Today marks the seventy-fifth anniversary of the D-Day Landings – the start of the liberation from Nazi stronghold areas. On 6, June 1944 thousands of Allied Forces sailed, flew and marched into Nazi occupied land.
This morning saw two British veterans parachute into Normandy, just like they did so on D-Day all those years ago.
Jumping out of the Cessna aircraft, which was flying between 800ft and 1,000ft, Harry Read, 95, and John Hutton, 94, were followed by a 5,000sq ft Union Flag.
A momentous experience for both Harry and John, it was a moment that is sure to have brought back many memories.
Harry took part in a tandem jump with the Red Devils – following their display of 280 parachutists in Sannerville yesterday (5 June) afternoon. For John, he flew from Duxford in Cambridgeshire to land in the French fields overlooked by poppies.
John landed in the original drop zone for the 8th (Midlands) Parachute Battalion, who went onto compromise bridges to restrict German Military movement.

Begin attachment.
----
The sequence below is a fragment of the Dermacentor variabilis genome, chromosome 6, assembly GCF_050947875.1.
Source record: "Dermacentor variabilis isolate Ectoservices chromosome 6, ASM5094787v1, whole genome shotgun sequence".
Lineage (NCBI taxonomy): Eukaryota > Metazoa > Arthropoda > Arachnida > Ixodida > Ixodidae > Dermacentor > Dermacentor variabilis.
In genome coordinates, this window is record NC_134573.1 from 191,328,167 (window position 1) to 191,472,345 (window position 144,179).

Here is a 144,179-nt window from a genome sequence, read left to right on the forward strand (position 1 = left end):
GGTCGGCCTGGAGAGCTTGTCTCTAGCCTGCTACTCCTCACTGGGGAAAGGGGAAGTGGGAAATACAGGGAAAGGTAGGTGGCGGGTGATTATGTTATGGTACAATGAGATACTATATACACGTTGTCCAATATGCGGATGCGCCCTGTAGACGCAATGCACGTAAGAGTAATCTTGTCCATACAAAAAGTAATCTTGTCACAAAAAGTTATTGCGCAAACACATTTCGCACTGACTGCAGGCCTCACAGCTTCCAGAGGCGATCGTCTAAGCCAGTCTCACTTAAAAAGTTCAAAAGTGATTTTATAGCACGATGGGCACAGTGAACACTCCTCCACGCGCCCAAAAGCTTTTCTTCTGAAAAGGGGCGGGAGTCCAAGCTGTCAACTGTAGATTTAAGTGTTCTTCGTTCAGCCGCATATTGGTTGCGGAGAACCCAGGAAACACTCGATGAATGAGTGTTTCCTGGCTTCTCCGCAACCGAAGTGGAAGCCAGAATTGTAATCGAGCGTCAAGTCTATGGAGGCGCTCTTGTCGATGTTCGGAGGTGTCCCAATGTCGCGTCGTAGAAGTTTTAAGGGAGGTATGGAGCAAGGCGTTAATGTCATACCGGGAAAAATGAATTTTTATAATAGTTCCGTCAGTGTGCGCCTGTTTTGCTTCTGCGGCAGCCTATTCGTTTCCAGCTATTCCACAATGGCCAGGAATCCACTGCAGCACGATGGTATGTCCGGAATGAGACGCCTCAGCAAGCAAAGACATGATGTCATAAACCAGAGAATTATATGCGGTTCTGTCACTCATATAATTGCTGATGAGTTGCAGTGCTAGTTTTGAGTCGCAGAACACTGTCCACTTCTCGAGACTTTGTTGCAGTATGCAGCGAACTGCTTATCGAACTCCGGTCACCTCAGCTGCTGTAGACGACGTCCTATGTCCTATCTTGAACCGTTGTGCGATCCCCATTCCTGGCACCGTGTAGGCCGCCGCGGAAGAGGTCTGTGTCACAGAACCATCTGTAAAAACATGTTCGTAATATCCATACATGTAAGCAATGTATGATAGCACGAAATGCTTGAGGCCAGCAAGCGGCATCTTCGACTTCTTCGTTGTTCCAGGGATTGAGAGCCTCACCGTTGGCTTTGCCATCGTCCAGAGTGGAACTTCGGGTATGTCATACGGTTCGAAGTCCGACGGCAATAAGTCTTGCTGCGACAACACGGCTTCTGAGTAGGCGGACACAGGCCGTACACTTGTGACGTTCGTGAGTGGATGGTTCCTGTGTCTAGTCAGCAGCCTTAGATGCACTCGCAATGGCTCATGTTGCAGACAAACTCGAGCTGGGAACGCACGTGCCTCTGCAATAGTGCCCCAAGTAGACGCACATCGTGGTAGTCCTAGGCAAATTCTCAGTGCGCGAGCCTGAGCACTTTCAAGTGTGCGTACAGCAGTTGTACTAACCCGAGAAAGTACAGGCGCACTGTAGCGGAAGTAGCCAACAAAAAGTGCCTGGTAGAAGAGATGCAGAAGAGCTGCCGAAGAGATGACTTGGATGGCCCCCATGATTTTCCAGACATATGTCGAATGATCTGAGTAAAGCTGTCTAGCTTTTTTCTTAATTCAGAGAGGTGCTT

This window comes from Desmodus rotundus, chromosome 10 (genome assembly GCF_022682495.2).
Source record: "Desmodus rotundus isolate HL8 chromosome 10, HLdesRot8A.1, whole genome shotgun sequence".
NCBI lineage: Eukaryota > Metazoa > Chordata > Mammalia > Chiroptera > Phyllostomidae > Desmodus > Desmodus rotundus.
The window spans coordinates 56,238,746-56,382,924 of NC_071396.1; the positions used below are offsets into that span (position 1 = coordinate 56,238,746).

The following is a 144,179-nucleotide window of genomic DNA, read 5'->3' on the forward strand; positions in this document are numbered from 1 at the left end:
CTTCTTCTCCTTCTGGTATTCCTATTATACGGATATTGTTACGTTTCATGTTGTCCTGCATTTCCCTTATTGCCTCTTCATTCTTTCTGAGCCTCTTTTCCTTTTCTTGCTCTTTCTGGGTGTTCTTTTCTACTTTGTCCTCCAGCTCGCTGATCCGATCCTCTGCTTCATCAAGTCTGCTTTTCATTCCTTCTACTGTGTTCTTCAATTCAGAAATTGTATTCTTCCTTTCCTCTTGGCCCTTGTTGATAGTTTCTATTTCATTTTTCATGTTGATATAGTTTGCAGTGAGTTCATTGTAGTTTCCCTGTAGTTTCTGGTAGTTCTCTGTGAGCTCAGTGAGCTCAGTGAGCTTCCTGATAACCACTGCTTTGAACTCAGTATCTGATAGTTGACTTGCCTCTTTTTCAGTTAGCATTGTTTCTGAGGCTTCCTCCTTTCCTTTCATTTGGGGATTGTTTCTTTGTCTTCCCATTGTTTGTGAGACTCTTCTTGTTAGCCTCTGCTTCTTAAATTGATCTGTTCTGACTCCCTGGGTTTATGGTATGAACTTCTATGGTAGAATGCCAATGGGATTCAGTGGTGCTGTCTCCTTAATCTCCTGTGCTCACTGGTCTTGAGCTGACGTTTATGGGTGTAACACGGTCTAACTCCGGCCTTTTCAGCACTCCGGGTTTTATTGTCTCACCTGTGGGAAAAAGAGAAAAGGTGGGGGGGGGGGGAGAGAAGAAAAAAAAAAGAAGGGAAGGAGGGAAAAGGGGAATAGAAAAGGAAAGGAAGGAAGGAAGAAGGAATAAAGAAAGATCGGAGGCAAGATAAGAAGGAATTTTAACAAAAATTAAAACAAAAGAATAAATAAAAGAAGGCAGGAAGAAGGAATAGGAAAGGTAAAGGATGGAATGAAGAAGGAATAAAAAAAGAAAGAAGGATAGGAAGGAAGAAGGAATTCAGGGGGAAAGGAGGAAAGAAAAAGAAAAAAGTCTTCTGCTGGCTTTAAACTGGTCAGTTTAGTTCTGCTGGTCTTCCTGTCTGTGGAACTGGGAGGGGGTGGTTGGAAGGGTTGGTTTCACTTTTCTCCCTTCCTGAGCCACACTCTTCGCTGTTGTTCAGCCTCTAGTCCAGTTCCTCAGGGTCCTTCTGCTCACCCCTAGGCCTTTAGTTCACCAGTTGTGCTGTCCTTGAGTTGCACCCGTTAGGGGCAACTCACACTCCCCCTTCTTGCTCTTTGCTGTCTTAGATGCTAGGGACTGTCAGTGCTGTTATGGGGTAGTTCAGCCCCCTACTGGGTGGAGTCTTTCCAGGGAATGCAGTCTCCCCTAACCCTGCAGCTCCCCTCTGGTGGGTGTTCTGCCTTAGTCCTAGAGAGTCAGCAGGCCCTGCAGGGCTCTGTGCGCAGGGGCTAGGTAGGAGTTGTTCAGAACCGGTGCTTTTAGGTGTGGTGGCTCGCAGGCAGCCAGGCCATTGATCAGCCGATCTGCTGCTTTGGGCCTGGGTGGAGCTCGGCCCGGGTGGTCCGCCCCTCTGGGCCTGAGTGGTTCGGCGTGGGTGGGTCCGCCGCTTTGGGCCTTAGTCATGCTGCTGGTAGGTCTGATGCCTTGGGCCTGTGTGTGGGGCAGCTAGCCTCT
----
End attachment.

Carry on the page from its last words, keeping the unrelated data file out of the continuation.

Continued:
The experience of jumping from the plane was significantly different for both Harry and John compared to their original experiences.
Back in 1944, Harry was a wireless operator with the Royal Signals. When he jumped from his plane on D-Day, Harry had a battery the size and weight of a toolbox strapped to his right leg.
Harry enthuses: “I feel good. My health is good and my mind is still ticking away very nicely.
“I thought the jump was brilliant. I just had thoughts of anticipation after looking forward to it. Everything is worth the wait. The jump was wonderful in every way.”
He added: “I don’t think I’ll do another jump again.”
For John, who served in the 13th Lancashire Parachute Battalion, added: “It’s great to be back on French soil.”
This is just one spectacular event that Allied veterans across the world are participating in to remember the iconic D-Day Landings.
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